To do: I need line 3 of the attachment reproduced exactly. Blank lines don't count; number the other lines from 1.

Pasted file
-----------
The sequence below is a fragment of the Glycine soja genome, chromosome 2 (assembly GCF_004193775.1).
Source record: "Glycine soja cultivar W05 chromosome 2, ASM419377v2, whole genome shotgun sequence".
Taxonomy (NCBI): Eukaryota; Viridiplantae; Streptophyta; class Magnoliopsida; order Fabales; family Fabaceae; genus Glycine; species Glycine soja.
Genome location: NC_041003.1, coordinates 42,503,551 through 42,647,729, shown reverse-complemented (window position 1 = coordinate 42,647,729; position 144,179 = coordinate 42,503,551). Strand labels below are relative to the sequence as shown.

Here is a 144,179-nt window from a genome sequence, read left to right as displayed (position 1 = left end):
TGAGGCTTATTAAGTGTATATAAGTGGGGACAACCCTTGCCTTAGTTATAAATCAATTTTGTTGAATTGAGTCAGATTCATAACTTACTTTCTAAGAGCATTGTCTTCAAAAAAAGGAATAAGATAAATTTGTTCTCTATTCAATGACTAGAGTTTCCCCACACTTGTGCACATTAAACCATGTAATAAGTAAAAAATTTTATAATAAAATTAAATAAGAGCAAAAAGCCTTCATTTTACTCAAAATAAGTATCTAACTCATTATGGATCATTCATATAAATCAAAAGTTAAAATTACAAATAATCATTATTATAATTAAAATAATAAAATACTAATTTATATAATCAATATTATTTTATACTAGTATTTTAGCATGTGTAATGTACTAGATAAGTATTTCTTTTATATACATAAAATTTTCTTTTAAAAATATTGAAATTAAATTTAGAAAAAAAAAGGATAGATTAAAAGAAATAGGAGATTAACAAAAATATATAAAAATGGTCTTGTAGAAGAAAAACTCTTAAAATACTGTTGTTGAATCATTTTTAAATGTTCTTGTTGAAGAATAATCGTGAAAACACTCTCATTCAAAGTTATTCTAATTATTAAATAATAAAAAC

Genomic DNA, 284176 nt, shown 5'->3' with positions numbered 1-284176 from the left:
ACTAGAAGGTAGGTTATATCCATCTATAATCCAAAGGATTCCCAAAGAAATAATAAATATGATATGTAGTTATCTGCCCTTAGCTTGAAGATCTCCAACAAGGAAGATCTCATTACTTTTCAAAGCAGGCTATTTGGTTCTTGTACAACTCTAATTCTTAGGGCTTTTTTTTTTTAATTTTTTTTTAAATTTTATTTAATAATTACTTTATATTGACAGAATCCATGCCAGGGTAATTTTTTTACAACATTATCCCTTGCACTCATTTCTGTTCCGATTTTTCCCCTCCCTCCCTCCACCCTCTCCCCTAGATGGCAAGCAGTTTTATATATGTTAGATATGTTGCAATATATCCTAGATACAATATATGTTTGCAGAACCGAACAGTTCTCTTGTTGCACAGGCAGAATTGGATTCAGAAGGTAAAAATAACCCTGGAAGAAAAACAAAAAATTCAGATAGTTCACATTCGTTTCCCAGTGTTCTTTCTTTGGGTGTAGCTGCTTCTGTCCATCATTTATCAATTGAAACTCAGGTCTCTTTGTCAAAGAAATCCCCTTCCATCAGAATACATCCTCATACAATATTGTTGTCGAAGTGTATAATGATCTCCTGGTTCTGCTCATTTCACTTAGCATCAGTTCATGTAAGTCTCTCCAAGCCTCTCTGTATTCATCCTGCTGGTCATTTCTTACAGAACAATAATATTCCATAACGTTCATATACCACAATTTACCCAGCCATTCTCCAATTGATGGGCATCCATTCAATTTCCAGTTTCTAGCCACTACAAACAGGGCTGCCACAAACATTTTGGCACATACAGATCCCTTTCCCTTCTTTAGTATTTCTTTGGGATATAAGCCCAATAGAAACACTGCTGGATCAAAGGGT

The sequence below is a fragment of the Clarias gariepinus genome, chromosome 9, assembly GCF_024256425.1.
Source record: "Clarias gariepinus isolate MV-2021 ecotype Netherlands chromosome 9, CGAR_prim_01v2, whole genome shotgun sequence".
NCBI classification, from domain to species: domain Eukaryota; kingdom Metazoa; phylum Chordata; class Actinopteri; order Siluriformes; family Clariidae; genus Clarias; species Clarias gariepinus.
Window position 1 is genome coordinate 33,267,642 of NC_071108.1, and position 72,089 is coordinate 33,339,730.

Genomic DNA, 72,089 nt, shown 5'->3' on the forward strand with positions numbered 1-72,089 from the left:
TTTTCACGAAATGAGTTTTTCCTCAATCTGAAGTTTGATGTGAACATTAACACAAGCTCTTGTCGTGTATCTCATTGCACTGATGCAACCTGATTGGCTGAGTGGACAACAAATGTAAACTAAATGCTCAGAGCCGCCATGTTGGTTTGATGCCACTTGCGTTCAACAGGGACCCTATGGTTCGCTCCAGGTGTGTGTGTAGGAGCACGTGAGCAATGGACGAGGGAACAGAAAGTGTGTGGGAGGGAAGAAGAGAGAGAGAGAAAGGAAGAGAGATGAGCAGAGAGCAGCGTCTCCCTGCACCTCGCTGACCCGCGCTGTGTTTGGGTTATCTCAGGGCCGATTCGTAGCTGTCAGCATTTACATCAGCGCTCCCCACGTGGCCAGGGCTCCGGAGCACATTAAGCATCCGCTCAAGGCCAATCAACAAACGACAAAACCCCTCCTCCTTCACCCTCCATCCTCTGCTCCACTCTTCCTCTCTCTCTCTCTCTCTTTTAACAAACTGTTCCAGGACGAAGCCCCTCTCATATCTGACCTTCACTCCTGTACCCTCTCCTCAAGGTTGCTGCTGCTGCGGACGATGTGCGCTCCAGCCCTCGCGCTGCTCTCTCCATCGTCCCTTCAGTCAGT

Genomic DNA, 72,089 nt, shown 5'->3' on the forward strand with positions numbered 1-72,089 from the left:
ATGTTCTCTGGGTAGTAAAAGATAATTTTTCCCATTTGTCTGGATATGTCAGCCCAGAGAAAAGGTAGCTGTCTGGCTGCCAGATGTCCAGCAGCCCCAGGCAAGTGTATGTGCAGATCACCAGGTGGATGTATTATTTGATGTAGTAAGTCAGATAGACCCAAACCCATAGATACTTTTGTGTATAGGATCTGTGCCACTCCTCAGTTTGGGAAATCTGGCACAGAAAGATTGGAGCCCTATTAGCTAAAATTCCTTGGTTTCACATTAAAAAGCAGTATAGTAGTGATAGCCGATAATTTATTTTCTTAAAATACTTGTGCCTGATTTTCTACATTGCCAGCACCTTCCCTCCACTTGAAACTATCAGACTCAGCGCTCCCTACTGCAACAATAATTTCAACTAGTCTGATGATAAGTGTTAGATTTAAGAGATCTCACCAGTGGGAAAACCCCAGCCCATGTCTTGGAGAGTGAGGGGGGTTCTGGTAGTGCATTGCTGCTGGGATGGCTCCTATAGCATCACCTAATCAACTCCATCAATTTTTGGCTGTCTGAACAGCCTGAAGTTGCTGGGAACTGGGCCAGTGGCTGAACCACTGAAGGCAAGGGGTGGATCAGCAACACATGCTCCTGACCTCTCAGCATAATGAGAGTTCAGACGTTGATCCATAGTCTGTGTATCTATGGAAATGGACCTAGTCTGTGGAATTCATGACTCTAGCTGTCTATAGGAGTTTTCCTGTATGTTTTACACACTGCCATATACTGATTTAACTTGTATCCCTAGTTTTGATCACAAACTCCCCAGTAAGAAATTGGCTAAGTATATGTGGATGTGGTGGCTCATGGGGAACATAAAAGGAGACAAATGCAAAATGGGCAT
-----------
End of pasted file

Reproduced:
Taxonomy (NCBI): Eukaryota; Viridiplantae; Streptophyta; class Magnoliopsida; order Fabales; family Fabaceae; genus Glycine; species Glycine soja.